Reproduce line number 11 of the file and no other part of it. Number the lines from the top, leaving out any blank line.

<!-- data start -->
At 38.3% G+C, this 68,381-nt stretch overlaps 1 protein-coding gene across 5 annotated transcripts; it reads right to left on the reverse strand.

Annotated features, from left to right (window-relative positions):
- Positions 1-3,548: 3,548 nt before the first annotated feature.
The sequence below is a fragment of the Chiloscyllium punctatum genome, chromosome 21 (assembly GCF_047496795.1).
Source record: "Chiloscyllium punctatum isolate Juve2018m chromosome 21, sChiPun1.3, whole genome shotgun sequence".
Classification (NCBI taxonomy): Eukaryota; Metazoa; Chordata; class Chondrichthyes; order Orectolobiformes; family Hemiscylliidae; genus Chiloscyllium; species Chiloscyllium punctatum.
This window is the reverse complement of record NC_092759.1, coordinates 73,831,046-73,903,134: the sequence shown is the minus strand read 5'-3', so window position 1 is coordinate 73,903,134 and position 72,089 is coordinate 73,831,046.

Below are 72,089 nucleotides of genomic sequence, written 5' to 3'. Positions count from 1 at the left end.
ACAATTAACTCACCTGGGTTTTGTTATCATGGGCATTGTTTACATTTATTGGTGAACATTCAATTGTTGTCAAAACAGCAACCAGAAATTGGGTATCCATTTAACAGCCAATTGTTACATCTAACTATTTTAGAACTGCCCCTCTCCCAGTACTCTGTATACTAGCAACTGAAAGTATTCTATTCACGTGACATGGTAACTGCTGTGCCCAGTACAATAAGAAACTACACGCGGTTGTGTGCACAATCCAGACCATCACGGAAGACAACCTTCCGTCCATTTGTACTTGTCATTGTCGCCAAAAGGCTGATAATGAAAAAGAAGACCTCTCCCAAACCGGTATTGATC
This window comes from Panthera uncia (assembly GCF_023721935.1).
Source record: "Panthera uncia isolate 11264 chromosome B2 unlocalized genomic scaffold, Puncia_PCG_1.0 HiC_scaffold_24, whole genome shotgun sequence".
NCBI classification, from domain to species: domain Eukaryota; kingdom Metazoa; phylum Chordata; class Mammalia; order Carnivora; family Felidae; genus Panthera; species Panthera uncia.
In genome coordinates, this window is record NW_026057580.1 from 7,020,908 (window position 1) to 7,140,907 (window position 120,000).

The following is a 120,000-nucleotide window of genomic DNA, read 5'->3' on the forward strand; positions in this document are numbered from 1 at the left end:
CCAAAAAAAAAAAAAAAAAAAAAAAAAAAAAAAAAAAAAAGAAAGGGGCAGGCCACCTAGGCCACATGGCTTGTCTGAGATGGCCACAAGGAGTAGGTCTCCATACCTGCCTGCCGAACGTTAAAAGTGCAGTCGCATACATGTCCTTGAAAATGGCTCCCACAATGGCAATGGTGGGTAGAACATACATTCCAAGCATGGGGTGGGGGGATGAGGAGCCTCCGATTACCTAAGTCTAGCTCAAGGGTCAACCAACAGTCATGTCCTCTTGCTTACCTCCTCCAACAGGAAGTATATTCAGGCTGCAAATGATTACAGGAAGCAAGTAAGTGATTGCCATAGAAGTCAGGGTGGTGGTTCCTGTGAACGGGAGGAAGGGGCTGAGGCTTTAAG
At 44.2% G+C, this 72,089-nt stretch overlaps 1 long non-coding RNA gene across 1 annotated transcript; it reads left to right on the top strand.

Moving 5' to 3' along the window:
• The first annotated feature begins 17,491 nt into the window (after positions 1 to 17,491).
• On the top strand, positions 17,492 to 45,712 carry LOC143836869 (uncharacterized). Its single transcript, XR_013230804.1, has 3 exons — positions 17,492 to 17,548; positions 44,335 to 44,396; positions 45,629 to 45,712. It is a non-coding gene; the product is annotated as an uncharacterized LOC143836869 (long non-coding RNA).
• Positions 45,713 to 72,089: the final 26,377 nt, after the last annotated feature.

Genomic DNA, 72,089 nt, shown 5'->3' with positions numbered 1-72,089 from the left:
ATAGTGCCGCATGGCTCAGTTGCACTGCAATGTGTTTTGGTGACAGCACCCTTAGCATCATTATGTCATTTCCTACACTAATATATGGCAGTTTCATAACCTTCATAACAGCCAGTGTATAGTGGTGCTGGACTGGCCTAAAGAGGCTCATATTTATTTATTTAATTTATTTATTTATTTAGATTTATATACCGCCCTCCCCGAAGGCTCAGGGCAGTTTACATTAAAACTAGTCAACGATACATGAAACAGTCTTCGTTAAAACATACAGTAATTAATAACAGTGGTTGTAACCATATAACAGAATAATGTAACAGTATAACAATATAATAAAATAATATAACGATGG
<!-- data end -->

Source record: "Panthera uncia isolate 11264 chromosome B2 unlocalized genomic scaffold, Puncia_PCG_1.0 HiC_scaffold_24, whole genome shotgun sequence".